Brick Lane in London has many food businesses
Food Standards Agency (FSA) is to press ahead with plans to
recover the costs of regulation from food businesses.
An overhaul of the official food controls system could see poor-performing
businesses expected to pay more than those with better safety records.
It is the first time the FSA has publically stated its
intention to recover costs in this way. In 2012 it unsuccessfully attempted to
implement cost recovery for meat inspections, a measure opposed by farmers.
The proposals will be considered as part of a ‘stakeholder
event’ on 10 February as part of widespread changes to food controls. The
agency fears local authorities are struggling to keep up with existinginspection regimes due to dwindling resources.
A paper put to the FSA board said: ‘The responsibility for
funding this system should increasingly pass from the taxpayer to businesses,
with those businesses with the most proactive approach to demonstrating their
dedication to food safety paying less than those who require a higher level of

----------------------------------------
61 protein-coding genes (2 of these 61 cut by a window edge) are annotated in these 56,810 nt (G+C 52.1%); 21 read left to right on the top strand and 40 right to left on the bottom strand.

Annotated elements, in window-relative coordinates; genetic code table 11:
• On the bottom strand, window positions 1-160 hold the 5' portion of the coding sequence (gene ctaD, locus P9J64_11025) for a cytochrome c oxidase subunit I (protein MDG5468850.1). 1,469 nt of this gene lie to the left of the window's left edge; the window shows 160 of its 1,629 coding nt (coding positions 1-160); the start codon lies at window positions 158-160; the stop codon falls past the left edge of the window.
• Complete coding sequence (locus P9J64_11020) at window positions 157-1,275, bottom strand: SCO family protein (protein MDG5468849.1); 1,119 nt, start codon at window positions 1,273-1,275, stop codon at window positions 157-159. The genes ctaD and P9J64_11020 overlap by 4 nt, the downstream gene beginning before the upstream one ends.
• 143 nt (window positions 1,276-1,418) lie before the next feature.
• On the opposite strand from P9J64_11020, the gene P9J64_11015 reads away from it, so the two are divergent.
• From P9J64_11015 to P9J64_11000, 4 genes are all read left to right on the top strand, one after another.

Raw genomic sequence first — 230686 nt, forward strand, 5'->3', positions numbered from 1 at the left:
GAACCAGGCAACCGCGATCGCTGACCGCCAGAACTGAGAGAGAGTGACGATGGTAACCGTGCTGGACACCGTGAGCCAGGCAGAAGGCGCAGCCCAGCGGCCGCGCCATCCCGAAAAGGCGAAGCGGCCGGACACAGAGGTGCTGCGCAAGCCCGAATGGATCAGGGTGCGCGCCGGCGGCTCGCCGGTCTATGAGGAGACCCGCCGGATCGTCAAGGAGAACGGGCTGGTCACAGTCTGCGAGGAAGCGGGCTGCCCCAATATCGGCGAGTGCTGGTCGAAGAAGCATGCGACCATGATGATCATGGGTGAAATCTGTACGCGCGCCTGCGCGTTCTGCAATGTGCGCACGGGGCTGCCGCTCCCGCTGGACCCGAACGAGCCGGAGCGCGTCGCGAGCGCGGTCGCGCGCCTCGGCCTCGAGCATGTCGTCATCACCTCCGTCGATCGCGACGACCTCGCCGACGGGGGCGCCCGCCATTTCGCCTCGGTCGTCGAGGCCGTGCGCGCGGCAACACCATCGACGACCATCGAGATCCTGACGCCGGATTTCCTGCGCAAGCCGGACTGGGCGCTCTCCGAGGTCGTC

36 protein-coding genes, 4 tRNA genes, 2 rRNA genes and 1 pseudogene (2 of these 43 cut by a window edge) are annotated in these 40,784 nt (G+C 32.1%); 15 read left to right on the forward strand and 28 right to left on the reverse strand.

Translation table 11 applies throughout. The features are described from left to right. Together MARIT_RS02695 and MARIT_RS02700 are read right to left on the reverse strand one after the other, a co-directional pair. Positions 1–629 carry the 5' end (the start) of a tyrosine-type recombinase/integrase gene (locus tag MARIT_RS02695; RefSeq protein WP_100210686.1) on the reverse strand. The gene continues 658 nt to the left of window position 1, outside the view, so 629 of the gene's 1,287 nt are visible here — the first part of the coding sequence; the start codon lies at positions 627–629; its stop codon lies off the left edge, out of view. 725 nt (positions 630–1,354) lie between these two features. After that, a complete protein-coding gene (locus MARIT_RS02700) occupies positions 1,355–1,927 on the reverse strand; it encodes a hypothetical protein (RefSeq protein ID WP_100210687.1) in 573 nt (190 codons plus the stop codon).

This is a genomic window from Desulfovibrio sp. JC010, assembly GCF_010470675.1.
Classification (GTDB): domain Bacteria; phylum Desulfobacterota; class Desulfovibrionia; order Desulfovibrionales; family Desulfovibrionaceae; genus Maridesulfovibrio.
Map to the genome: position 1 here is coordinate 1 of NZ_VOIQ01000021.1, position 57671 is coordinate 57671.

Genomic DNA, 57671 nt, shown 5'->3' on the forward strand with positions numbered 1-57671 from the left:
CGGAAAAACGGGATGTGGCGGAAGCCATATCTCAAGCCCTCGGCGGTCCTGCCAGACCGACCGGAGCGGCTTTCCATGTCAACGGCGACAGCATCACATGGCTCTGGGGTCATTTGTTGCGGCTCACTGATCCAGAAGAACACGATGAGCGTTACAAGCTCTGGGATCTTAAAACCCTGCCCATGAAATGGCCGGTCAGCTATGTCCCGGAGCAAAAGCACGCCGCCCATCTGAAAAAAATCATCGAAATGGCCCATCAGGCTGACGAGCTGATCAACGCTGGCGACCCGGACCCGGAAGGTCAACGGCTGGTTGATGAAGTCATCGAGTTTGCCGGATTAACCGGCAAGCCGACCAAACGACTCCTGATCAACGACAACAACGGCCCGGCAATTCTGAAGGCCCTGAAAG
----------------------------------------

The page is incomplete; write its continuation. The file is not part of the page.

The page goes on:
The agency said the current regulatory regime ‘relies
largely on physical inspection’ and that other sources of data on food
businesses should be pursued.
The paper said: ‘Inspections carried out by government staff
are just a small part of an enormous array of potential sources of assurance,
which we could be using to focus our efforts ever more precisely on the
businesses who need the most help to come up to standard.
‘We will consider all sources of information, irrespective
of whether it is us or a third party doing the check. We will also consider
sources of data that do not derive from inspections.’
Earlier this month the incoming FSA chair HeatherHancock indicated the food controls regulatory regime would be ‘redesigned’within three years.
In November chancellor George Osborne
announced the FSA would receive £85.4m a year from 2015/16 until 2020. In
2014/15 the FSA’s budget was £108m.